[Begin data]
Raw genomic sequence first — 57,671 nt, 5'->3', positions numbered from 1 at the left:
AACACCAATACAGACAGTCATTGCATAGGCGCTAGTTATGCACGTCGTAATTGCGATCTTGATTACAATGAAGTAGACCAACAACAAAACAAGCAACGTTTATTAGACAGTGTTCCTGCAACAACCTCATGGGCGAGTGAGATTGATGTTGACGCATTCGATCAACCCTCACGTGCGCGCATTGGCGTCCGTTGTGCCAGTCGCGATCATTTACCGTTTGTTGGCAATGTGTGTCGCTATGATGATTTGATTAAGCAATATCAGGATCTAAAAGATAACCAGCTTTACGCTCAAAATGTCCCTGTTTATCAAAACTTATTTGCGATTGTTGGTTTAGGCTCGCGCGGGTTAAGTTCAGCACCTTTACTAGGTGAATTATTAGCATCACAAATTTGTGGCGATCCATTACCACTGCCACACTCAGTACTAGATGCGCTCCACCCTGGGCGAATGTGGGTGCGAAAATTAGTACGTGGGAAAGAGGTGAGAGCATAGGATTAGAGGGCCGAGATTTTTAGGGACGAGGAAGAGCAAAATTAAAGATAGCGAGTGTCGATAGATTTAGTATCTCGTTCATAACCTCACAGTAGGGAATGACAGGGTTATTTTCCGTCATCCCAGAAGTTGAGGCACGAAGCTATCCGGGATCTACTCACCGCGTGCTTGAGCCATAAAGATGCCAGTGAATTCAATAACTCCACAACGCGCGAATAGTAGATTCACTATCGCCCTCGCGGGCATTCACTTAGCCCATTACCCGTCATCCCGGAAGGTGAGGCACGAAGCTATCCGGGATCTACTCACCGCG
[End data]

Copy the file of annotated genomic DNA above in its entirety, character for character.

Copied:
Raw genomic sequence first — 57,671 nt, 5'->3', positions numbered from 1 at the left:
AACACCAATACAGACAGTCATTGCATAGGCGCTAGTTATGCACGTCGTAATTGCGATCTTGATTACAATGAAGTAGACCAACAACAAAACAAGCAACGTTTATTAGACAGTGTTCCTGCAACAACCTCATGGGCGAGTGAGATTGATGTTGACGCATTCGATCAACCCTCACGTGCGCGCATTGGCGTCCGTTGTGCCAGTCGCGATCATTTACCGTTTGTTGGCAATGTGTGTCGCTATGATGATTTGATTAAGCAATATCAGGATCTAAAAGATAACCAGCTTTACGCTCAAAATGTCCCTGTTTATCAAAACTTATTTGCGATTGTTGGTTTAGGCTCGCGCGGGTTAAGTTCAGCACCTTTACTAGGTGAATTATTAGCATCACAAATTTGTGGCGATCCATTACCACTGCCACACTCAGTACTAGATGCGCTCCACCCTGGGCGAATGTGGGTGCGAAAATTAGTACGTGGGAAAGAGGTGAGAGCATAGGATTAGAGGGCCGAGATTTTTAGGGACGAGGAAGAGCAAAATTAAAGATAGCGAGTGTCGATAGATTTAGTATCTCGTTCATAACCTCACAGTAGGGAATGACAGGGTTATTTTCCGTCATCCCAGAAGTTGAGGCACGAAGCTATCCGGGATCTACTCACCGCGTGCTTGAGCCATAAAGATGCCAGTGAATTCAATAACTCCACAACGCGCGAATAGTAGATTCACTATCGCCCTCGCGGGCATTCACTTAGCCCATTACCCGTCATCCCGGAAGGTGAGGCACGAAGCTATCCGGGATCTACTCACCGCG